The Union of Kingston Students cannot properly advise students with concerns about the implementation of Prevent at Kingston University until their policies and procedures – including knowledge of staff training – are shared with us. We feel one of the best ways for us to know what information is given to staff at KU is by our staff attending the same training as theirs – not to criticise or start any discussions against Prevent – but simply to have the knowledge how staff are advised to deal with issues that could fall under Prevent legislation. Additionally, while officers and staff members sit on various University committees to ensure students are represented at every level of the university, no one from the Union has been asked to sit in on meetings regarding the creation of policies and procedures with regards to Prevent. The Union is concerned at this lack of transparency and we demand to be included in the narrative around Prevent and be given the chance to actively engage with the University on their new policies and procedures.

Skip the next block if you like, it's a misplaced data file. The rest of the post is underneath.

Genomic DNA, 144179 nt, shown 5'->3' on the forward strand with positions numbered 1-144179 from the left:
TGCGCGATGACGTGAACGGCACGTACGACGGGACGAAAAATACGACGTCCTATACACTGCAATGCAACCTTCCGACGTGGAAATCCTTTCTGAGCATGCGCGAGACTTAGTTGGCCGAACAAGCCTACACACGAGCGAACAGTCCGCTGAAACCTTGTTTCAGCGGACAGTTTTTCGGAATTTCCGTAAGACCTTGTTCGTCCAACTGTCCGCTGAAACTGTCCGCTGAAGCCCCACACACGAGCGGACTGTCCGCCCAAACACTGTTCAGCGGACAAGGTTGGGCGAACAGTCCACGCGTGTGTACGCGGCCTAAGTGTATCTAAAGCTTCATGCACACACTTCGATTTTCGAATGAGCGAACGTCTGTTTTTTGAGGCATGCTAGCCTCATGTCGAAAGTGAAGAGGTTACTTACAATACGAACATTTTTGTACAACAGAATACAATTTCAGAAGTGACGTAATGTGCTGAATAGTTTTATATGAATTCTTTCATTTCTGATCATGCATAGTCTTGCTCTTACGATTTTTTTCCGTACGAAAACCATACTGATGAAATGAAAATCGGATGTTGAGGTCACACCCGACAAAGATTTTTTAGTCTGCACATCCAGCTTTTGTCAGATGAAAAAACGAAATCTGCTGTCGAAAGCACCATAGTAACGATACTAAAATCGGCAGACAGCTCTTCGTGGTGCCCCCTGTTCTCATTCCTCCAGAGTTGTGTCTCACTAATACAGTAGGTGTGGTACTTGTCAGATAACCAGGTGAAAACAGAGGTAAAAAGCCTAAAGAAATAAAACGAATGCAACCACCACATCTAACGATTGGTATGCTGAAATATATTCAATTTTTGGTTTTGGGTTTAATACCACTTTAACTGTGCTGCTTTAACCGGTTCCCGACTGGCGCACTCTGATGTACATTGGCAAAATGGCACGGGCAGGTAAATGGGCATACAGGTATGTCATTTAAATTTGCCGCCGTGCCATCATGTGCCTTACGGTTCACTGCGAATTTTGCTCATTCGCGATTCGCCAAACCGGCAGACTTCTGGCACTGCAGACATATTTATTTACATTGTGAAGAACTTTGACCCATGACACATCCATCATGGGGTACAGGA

In Solidarity,

Lily Reif                                                           Erin Miskell
Roehampton Vale Officer                                  Knights Park Officer

Aika Bugibayeva                                             Noor Khan
Kingston Hill Officer                                        Penrhyn Road Officer


Further Reading

The various guidance documents for Prevent can be found online at

Guidance for Channel can be found online at

Factsheets on Prevent, Channel, and the Counter-Terrorism and Security Bill can be found online at

The full text of the Counter-Terrorism and Security Act (2015) can be found online at
Chapter 5 includes the Prevent Duty and Channel

The National Union of Students (NUS) has published a handbook ‘Preventing Prevent’ which can be downloaded here:

VC Called as Witness in Investigation on Countering Extremism:

Information on how to obtain advice from the Union of Kingston Students can be found here:

PDF Background to Prevent and Channel

PDF Response to Prevent